LONDON – Graham Vick, a British opera director who has worked at prestigious houses like the Metropolitan Opera and La Scala while seeking to broaden the appeal of opera by staging works in abandoned rock clubs and old factories and bringing more diversity to the cast, died Saturday in London. He was 67 years old.
Mr Vick spent much of the coronavirus pandemic in Crete, Greece, and returned to Britain in June to participate in rehearsals for a Birmingham opera production. Wagner’s “Das Rhinegold” Jonathan Groves, his agent, said in a telephone interview.
Mr. Vick was the artistic director of the company, which he saw as a way to bring opera to everyone. His productions there, which were in English, often included amateur artists. And he insisted that ticket prices stay low for everyone to attend, and to hire singers who reflect the ethnically diverse nature of Birmingham, Britain’s second largest city. His the immersive production of “Otello” by Verdi in 2009, with Ronald Samm, the first black tenor to sing the title role in a professional production in Great Britain.
The company never hosted VIP parties because Mr. Vick believed that no member of the public should be considered superior to another.
“You don’t have to be educated to be touched, moved and excited by opera,” he said in a speech at the Royal Philharmonic Society Music Awards in 2016. “You just have to experience it firsthand, without anything getting in your way. “
Opera creators must “break down the barriers and make the connections that will unleash its power for everyone,” he added.
“Many people from a wide variety of backgrounds love opera – and have experienced it for the first time – through his work,” he said.
Graham Vick was born on December 30, 1953 in Birkenhead, near Liverpool. Her father, Arnold, worked in a clothing store, while her mother Muriel (Hynes) Vick worked in the personnel department of a factory. His love of the stage blossomed at the age of 5 when he saw a production of “Peter Pan”.
“It was a complete moment on the road to Damascus”, he told the Times of London in 2014. “It was all there – the flight through the window into another world, a bigger world.”
Opera gave him similar opportunities to “fly, soar, breathe and scream,” he said.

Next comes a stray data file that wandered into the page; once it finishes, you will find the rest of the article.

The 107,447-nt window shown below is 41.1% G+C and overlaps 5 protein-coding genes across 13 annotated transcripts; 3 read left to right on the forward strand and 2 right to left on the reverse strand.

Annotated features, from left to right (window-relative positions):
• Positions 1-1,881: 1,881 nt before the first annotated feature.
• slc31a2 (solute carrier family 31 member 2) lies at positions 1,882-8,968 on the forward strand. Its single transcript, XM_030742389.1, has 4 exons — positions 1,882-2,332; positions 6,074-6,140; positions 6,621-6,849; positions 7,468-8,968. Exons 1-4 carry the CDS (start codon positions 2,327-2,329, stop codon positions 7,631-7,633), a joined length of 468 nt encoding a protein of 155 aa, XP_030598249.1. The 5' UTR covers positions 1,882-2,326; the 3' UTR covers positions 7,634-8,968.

Mr. Vick studied at the Royal Northern College of Music in Manchester, England, with the intention of becoming a conductor. But he turned to directing and created his first production at 22. Two years later, he directed a production of Gustav Holst’s “Savitri” for the Scottish Opera and quickly became its production manager.
With Scottish Opera, he quickly showed his desire to bring opera to local communities. He led Opera-Go-Round, an initiative in which a small troupe traveled to remote areas of the Highlands and Isles of Scotland, often performing only with piano accompaniment. He also brought opera singers to factories to perform during lunch breaks.
Some of his productions have received mixed or even severe reviews. “Stalin was right,” Edward Rothstein wrote in The Times in his 1994 review of “Lady Macbeth of Mtsensk”, calling Mr. Vick’s production “crude, primitive, vulgar,” just as Stalin had done with the original by Shostakovich. Just as often, they were praised, however.
Despite Mr. Vick’s success in traditional operas, he sometimes criticized them. “They are huge, glamorous, fabulous and alluring institutions, but they are also a dangerous black hole where great art can so easily become a selfish product.” he told the BBC in 2012.
Mr. Vick’s work at the Birmingham Opera Company, which he founded in 1987, was celebrated in Britain for his daring vision. His first production, another “Falstaff”, was staged in a city recreation center; other productions took place in a burnt-out ballroom above a shopping center and in an abandoned warehouse.
Mr. Vick decided to use amateurs after rehearsing an opera by Rossini in Pesaro, Italy in the 1990s. It was so hot and airless one day it recalled in a 2003 conference, that he opened the doors of the theater to the street and that he was shocked to see a group of teenagers stop their football game and watch, dumbfounded.
“To achieve this type of constituency in Birmingham, we decided to recruit community members into our work,” he said. People who bought tickets should be reflected on stage and in the production team, he added.
Mr. Vick kept coming back to Birmingham because, he said, it was only there, “in the glorious participation of the public and the artists”, that he felt whole.
The company was praised not only for its inclusiveness. His 2009 staging of “Otello” “puts you in your heart and guts”, Rian Evans wrote in The Guardian. And Mark Swed, in the Los Angeles Times, called Mr. Vick’s production “Karlheinz Stockhausen’s“ Mittwoch aus Licht ”in 2012”from another world. “(It included string players playing in helicopters and a camel, and was part of the 2012 Olympics celebrations in Britain.)
“If opera is meant to change your perception of what is possible and useful, to dream the impossible dream and all that, then this is clearly the spiritually uplifting way to do it,” added Swed.
Mr. Vick, who died in hospital, is survived by his partner, choreographer Ron Howell, and an older brother, Hedley.
In his speech at the Royal Philharmonic Society awards, Mr Vick urged actors in the opera world to “get out of our ghetto” and follow Birmingham’s lead in trying to reflect the community in which a company is based.
People must “embrace the future and help build a world we want to live in”, he said, “not hide and play while Rome burns”.